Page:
In a just culture, an organization and the individuals involved seek to improved processes and reporting of safety concerns without fear of retribution. A just culture fosters organization-wide involvement in safety and trust. The ANA places such value on just culture that it’s a requirement for any organization seeking Magnet® recognition.

What role, if any, does just culture play in your organization? What training in process improvement and problem resolution and delineation does your organization provide for its stakeholders? What are the nursing standards of care and conduct for your organization? What role does process improvement play in those standards? What are your beliefs regarding your organization’s positions on trust and safety?

Examine where you work and the level of trust among your peers and supervisory staff. Are you working in a trusting and just environment?

Lisa Lockhart, MHA, MSN, RN

Nurse Manager, Specialty Clinics

Alvin C. York VA Medical Center

Murfreesboro, Tenn.


Tuesday, July 08, 2014

Adult respiratory distress syndrome (ARDS) is most commonly found in critically ill patients ages 1 and older. The syndrome involves the sudden failure of the respiratory exchange system, resulting in inadequate oxygenation of the blood and vital organs. In its simplest form, the alveoli fill with fluid and are rendered ineffective at filling with air to make the exchange of oxygen into the bloodstream. The fluid comes from blood vessel leakage.

There are many causes of ARDS. The most common include sepsis; trauma or shock; pneumonia or other lung infections; multiple blood transfusions; aspiration of salt water; smoke or fume inhalation; aspiration of vomit into the lungs; and overdoses of tricyclic antidepressants, opioids, or other sedatives. Of these possible causative factors, sepsis has the highest mortality.

Patients with ARDS often experience feelings of air hunger, shortness of breath, low oxygen saturation, tachypnea, low BP, and, eventually, respiratory failure. The syndrome can be reversed with early recognition and treatment. Treating the cause is the priority for recovery. These patients are maintained in the ICU and are commonly intubated to facilitate respiratory support and oxygen exchange. Although damage to the lung tissue can be reversed over the course of months, it may be permanent.

Our treatment of ARDS has progressed due to research and evidence-based practice in the care of the critically ill patient. Protocols for care, early recognition, and intervention are essential to caring for patients at risk for this possible life-altering disease process. Mortality has gone for greater than 60% to 30%, which is a phenomenal improvement in outcomes.

Lisa Lockhart, MHA, MSN, RN

Nurse Manager, Specialty Clinics

Alvin C. York VA Medical Center

Murfreesboro, Tenn.

 


Monday, June 30, 2014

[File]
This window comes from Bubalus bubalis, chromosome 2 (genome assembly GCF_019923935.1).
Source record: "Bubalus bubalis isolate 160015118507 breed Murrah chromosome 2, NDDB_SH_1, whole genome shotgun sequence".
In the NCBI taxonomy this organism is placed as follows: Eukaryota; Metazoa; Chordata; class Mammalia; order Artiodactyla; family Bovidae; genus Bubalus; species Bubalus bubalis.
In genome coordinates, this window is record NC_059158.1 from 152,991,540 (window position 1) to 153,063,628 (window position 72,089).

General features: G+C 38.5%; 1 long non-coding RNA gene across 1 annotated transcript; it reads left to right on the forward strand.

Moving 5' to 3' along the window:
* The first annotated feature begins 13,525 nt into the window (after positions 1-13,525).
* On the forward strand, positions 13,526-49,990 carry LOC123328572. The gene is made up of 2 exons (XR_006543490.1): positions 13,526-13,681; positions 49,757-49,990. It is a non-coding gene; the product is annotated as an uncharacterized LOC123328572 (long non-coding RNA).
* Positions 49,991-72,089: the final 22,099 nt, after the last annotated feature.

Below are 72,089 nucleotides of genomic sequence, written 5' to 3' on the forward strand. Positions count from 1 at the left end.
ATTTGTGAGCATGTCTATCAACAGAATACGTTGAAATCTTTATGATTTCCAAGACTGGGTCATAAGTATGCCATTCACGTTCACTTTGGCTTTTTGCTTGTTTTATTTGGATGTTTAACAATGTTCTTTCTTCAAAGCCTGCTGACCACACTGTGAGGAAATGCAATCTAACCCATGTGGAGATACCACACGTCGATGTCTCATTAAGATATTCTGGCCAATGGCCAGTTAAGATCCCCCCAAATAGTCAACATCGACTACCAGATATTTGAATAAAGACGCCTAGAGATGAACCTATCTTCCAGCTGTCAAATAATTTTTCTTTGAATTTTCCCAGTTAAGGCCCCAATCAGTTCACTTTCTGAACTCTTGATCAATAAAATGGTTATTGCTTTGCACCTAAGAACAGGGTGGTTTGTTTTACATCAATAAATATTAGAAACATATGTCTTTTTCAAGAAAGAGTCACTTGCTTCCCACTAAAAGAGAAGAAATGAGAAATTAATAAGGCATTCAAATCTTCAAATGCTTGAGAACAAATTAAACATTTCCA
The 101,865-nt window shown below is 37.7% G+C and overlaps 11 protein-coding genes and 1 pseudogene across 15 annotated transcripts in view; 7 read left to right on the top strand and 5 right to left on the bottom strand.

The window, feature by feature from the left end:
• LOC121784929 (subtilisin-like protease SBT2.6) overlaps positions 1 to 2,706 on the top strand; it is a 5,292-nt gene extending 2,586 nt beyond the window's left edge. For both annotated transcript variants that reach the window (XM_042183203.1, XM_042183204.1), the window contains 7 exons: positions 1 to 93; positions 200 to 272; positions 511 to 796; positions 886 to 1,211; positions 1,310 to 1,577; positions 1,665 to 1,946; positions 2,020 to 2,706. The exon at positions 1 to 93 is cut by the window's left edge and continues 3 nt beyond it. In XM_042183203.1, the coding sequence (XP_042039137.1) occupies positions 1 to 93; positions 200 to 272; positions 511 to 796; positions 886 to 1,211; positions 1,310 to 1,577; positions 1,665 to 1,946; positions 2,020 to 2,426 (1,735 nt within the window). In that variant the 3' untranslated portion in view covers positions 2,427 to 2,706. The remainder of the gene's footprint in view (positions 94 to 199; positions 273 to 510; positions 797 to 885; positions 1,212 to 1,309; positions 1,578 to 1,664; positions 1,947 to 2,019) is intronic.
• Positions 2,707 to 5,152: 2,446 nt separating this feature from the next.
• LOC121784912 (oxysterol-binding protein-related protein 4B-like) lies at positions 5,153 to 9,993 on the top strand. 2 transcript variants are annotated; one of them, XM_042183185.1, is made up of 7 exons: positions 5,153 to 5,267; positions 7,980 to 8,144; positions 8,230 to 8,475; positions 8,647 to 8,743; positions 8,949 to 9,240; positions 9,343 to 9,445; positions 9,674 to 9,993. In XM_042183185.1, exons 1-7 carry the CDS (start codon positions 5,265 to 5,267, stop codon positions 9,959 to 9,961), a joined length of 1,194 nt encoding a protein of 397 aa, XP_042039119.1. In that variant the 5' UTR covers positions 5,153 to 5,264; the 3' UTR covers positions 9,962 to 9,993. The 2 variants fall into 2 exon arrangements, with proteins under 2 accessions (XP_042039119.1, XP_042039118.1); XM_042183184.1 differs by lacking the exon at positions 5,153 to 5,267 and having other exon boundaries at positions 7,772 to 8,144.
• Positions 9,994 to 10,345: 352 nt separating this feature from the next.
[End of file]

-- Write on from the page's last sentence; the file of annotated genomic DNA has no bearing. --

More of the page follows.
Keeping our focus on the season and the summer heat, I thought we should take a look at heat stroke. This will drive patients into the acute care setting. Heat stroke is the most serious of the heat-related ailments and can be deadly for the very young and the very old.

In addition, it's important to remember that there are also extenuating factors that affect the onset of symptoms. Dehydration, enclosed areas, lack of air flow in an area, age, and co-morbidities also affect the patient and the outcome. With that said, no one is exempt from the danger; even star athletes can be affected. Have a healthy respect for the body and its limitations--know the warning signs.

By definition, heat stroke is the core body temperature rising to 105 degrees Fahrenheit, with resulting effects on the internal organs and the brain. Common signs and symptoms include nausea, vomiting, confusion, loss of consciousness, coma, and even death. Early warning signs may seem benign if a person isn't alert to the possible dangers. These include headache, muscle weakness, cramps, lack of sweat, seizures, rapid heart rate, and altered level of consciousness. Often, the first sign of danger noted is when the person faints. This is an individual who's already severely compromised and alerting 911 would be a first-line intervention.

Other immediate interventions include moving the person out of direct sun, providing air flow, and cooling measures such as ice packs, a sponge bath, and immersion in ice water. Rehydration is essential after the person is awake.

Be aware. Every year there are stories of tragic losses to our human and animal population due to careless attention to heat and its dangers. Be safe, stay cool…

Lisa Lockhart, MHA, MSN, RN

Nurse Manager, Specialty Clinics

Alvin C. York VA Medical Center

Murfreesboro, Tenn.

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NursingMadeIncrediblyEasy
The mission of the peer-reviewed journal Nursing made Incredibly Easy! is to meet the ongoing educational needs of nurses in a refreshingly original, easily understood format.